When I learned to fly back in the mid 1970s, the airspace over the LA Basin was pretty crowded. Because of the smog that then reduced the visibility to some degree every day, most aviators were usually quite serious about seeing and avoiding each other.
Then, one spring Saturday morning, I awoke to a rare sight, a clear, sharply focused view of the mountains that form the basin. It was, I thought, a perfect day to fly, and I quickly departed for Eagle Aviation at LGB. My instructor, Kim, didn’t share my enthusiasm. When I asked why he stressed that I keep my eyes peeled for traffic and to fly as defensively as I rode my motorcycle, he offered a grim smile and said, "You’ll find out."
Ground and the control tower certainly seemed to be working a lot more airplanes. The flight to our practice area over the bay was akin to that of a spastic sidewinder rattlesnake as I saw and avoided multiple targets that wandered blindly through the unusually clear air.
All I really learned that day is that I didn’t like flying when you could see the mountains because too many other pilots were so distracted by the view that they spent too much time looking and didn’t put enough effort into seeing other airplanes, like the one I was flying.
Given the reports in the latest issue of Callback, the publication of NASA’s Aviation Safety Reporting System, this is still a problem. What’s changed is that the visual distraction is not outside the airplane, it’s on the panel.
The situations described are pretty scary. In his own words, here is a segment of a GA pilot flying a simulated ILS…with an autopilot.
[I was] head down in cockpit trying to figure out why a button-pushing sequence was not working per the manual. At some point I realized I was taking too long over this. Turned westward and then noticed: 1. Almost over [an adjacent airport at] 1,800 feet. Sky divers above and to north, lowest maybe 2,300 feet. Closest laterally was perhaps ½ to 1 mile.
This is the most frightening thing that’s ever happened to me in flying. The airspace incursion was the least of it. Had my turn been different, I could have been among the divers with potentially catastrophic results for a diver. It’s not that priorities need reordering – we all agree on what they are. It’s actually making my behavior match my mental priorities. Not as easy – but a scare like this is awfully effective.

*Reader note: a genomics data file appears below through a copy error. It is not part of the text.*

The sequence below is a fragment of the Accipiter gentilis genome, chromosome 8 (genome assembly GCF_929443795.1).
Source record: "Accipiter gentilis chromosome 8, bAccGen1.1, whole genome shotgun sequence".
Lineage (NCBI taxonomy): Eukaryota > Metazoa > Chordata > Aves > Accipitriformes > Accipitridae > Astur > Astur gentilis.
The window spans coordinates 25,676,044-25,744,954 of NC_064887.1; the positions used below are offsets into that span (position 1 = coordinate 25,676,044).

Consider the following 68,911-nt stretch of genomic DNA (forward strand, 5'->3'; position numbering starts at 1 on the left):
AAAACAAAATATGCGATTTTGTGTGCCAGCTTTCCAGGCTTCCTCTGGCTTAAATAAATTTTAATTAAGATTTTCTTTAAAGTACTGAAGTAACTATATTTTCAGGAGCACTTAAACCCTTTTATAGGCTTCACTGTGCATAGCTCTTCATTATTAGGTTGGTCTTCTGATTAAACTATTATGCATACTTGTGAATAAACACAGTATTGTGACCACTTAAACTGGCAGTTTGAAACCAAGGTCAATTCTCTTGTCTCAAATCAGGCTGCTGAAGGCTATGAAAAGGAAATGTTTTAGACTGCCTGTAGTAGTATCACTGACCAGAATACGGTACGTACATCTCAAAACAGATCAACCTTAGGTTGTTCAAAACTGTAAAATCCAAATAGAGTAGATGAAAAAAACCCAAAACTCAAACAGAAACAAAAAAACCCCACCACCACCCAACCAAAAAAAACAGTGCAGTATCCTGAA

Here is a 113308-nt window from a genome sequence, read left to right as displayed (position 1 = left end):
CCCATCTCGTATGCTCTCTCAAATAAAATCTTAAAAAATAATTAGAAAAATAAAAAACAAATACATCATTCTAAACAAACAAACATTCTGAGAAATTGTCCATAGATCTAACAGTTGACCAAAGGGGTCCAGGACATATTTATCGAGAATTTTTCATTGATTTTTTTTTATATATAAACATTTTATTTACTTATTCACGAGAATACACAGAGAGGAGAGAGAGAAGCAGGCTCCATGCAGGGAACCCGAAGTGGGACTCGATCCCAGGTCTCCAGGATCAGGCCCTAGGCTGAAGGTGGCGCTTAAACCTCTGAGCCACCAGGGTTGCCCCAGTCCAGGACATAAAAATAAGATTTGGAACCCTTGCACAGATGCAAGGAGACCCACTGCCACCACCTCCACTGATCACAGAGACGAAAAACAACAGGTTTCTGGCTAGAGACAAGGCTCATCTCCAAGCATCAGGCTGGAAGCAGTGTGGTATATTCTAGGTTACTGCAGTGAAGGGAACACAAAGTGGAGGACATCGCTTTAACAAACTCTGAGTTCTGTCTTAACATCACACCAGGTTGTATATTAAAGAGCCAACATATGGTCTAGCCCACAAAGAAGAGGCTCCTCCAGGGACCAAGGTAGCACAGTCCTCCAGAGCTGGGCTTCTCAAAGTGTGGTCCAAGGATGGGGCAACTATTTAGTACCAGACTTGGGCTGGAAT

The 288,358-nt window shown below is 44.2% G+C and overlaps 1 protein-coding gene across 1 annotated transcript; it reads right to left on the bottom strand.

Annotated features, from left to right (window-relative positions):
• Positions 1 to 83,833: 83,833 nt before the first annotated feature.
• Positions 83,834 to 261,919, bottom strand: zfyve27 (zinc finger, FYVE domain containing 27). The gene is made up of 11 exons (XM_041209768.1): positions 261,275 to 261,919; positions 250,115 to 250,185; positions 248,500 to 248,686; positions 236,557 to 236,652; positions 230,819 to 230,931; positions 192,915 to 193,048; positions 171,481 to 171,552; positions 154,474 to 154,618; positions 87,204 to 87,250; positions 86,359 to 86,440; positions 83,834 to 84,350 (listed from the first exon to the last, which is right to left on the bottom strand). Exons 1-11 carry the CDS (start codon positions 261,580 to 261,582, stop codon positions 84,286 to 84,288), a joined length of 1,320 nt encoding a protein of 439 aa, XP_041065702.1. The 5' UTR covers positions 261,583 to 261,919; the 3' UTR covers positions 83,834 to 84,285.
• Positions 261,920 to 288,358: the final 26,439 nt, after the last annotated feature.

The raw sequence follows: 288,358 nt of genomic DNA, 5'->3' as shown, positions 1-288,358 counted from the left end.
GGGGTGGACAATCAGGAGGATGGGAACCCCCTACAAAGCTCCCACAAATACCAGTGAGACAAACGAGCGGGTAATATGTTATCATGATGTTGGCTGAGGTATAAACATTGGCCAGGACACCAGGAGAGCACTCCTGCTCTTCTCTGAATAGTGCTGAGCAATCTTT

And then there was the pilot who borrowed a friend’s Beech Debonair for a trip while his Cessna 210 was down for an engine overhaul. He’d checked out in the Beech several years before. The performance of the two airplanes was similar, but the panels were different. Taking the Beech was a last-minute decision, and the pilot didn’t take much time to review the manuals before the taking off on the IFR flight. Fortunately, it was a beautiful VFR day.
From soon after takeoff, however, I started having difficulty following the Victor airways, and frequently wandered off-course. I realized I wasn’t sure which nav radio matched the HSI and the VOR head, couldn’t program the GPS en route, and the autopilot didn’t help because it would veer off-course upon activation. In any event, I wandered off-course, overshot a VOR, and possibly busted my altitudes a couple of times…As I got closer to Airport 2 and realized that I just wasn’t comfortable enough with the instruments to go into Class B airspace, I tried to find an airport on my charts that would likely have a rental car.
Reading stuff like this not only makes me nervous about flying, like a clear day in the LA Basin, it makes me wonder what’s happened to initial and recurrent flight training. And when did pilots surrender control of the airplane to an autopilot. Yes, they are a great tool, just like the other technology in today’s panels, but it sure seems like the equipment is the master and the human is the servant rather than the reverse.
These inside events beg an important question: Do pilots today hand-fly anything other than take offs and landings, and does their gaze–their attention and situational awareness–stop at the instrument panel? — Scott Spangler